August 7, 2015 Print

Market competition brings lower costs, better quality, greater efficiency, and consumer satisfaction. This is no less true of railways than other goods and services, but government agencies often suppresses rail competition. A new paper from the United Kingdom’s Competition & Markets Authority (CMA) acknowledges points that Atlas Network partner the Centre for Policy Studies (CPS) has been making for years about the dangers of the monopolistic franchise structure of U.K. rail services, and the need for competitive reform to create efficient new transportation options.

In a landmark 2013 study, “Rail’s second chance: Putting competition back on track,” CPS laid out a rigorous case for U.K. rail competition, both examining the benefits of opening rail markets to new entrants and explaining the public-sector incentive structure that keeps increasing rail subsidies, passing stifling transportation regulations, and protecting entrenched rail interests at the expense of consumers and broader industrial efficiency.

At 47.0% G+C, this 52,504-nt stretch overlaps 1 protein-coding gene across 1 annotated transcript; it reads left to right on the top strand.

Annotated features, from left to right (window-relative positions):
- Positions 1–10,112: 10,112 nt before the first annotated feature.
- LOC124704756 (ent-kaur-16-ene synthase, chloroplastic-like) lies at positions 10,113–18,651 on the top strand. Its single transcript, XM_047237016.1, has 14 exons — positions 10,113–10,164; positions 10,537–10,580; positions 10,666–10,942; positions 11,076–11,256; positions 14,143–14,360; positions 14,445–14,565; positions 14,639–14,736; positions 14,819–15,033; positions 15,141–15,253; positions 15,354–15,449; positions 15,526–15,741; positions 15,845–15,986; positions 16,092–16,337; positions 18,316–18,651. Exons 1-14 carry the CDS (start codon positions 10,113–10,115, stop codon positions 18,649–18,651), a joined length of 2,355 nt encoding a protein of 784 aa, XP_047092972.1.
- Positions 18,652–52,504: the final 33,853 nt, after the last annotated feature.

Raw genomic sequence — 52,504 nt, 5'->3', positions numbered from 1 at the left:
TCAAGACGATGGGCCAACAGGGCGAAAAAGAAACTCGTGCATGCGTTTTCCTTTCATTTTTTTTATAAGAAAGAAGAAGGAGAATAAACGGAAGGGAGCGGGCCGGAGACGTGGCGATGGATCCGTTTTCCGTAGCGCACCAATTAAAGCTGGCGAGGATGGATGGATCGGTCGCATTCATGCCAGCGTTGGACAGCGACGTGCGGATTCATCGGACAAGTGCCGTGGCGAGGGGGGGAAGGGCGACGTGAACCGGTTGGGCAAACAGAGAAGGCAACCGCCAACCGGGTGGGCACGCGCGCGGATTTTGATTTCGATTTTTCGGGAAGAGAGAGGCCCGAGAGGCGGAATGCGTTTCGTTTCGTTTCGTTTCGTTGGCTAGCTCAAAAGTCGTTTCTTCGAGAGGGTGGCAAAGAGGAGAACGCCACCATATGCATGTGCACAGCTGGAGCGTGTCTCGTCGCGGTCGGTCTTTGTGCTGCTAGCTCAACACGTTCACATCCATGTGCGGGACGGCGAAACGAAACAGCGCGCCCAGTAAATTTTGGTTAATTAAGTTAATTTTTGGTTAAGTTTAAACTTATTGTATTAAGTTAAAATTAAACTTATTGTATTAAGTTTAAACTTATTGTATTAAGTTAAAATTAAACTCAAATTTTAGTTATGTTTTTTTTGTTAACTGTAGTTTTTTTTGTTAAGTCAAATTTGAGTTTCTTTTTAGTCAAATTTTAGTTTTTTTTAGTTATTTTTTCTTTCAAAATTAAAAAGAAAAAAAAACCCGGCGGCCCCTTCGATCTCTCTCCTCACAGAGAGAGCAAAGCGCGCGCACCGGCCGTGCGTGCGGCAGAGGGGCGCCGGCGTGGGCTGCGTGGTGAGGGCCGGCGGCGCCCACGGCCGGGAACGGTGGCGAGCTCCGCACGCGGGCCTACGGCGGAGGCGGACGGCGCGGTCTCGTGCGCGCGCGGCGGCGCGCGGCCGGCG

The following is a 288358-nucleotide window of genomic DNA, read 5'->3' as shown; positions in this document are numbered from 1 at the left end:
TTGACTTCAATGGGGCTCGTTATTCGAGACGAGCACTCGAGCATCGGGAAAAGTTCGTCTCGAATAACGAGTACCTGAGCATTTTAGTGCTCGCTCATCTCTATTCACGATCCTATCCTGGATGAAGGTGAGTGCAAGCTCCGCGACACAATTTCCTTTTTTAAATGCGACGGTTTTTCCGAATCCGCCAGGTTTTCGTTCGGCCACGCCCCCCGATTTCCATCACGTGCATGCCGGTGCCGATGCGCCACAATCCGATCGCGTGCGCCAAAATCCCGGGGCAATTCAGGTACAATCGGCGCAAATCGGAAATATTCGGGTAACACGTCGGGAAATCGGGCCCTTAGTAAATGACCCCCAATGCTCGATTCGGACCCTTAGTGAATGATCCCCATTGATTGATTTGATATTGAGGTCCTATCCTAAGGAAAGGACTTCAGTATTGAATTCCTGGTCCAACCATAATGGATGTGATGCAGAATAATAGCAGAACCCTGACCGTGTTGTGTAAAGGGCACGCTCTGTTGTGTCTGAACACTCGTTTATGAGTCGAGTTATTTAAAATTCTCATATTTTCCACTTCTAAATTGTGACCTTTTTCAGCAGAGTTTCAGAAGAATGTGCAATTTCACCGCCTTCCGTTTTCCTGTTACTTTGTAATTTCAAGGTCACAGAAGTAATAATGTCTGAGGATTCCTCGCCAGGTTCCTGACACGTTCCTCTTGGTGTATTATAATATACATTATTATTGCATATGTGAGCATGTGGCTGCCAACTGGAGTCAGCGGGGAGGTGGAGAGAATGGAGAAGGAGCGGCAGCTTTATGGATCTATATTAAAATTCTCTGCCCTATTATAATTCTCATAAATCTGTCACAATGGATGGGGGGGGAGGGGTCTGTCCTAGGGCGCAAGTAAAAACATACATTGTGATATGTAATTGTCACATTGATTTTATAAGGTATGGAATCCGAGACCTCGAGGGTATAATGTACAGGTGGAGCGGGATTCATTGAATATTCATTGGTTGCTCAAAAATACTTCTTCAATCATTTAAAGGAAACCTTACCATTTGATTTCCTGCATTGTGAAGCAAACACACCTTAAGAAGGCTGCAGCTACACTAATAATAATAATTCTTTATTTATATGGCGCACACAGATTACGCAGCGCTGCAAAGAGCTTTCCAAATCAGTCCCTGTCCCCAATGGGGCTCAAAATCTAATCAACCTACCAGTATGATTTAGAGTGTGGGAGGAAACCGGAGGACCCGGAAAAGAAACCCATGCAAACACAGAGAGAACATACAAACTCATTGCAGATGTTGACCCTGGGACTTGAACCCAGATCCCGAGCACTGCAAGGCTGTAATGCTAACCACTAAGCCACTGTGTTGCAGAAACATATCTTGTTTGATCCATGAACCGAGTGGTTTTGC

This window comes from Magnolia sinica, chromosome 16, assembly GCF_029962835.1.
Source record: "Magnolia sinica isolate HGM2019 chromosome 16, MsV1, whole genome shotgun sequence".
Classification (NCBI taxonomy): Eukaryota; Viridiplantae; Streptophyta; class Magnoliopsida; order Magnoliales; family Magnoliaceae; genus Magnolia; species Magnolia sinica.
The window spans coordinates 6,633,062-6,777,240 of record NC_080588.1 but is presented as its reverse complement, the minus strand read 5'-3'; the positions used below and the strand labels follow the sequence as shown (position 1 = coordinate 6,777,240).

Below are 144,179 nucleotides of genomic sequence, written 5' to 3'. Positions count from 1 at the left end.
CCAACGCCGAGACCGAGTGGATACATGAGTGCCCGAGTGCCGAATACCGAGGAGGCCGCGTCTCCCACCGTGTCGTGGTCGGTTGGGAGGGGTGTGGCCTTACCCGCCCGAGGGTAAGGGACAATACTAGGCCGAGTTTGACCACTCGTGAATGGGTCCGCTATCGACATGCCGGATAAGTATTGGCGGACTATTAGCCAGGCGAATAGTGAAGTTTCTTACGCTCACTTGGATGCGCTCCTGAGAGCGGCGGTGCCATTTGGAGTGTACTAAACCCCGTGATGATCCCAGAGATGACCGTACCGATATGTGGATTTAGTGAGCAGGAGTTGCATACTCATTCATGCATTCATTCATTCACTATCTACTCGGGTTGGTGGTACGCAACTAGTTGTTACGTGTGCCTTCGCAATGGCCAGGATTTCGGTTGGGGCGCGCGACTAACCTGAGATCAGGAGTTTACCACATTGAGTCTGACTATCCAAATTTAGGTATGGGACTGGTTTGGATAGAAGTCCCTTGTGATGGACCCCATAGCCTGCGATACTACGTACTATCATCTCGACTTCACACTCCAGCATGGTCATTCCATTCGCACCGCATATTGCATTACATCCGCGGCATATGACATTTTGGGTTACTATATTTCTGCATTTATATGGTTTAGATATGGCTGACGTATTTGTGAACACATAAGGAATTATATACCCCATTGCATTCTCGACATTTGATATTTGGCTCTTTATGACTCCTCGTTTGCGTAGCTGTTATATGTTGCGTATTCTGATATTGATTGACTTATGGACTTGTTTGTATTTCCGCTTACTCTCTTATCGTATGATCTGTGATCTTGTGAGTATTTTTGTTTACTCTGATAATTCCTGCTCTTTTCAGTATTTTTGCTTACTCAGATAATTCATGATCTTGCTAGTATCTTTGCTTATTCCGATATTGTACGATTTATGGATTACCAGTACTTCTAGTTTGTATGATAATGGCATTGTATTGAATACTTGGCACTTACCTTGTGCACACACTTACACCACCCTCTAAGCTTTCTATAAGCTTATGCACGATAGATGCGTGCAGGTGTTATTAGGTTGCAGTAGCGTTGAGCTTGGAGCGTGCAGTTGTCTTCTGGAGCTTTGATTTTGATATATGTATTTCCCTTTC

The CMA government report acknowledging the benefits of rail competition comes on the heels of that CPS study, which it cites as a source, and the remarkable amount of media attention that CPS garnered for its work, including from BBC NewsThe TimesThe Independent, and The Telegraph.

“We set out in 2013 to deliver an evidence based study to show that a more competitive railway could deliver lower fares, more routes, happier passengers, higher revenues and more passenger choice,” Tony Lodge, CPS research fellow and author of "Rail’s second chance," said in a press release. “Where there is limited open access competition with franchises (on the East Coast Main Line) then fares are lower, passengers are happier, more routes are served and revenues are higher. In short the passenger enjoys competition and choice. The CMA report is a victory for passengers; its running theme that competition is long overdue and must be delivered is a wake up call for the Department for Transport and the Office of Rail and Road (ORR).”

CPS also released a short and engaging video summarizing its arguments for rail competition.

Read “Rail’s second chance: Putting competition back on track.”

Read “Competition in passenger rail services in Great Britain.”

Read “Look east: there is a way to cheaper rail fares.”

Read “Abolish ORR and increase open access.”

Watch “Rail’s 2nd Chance.”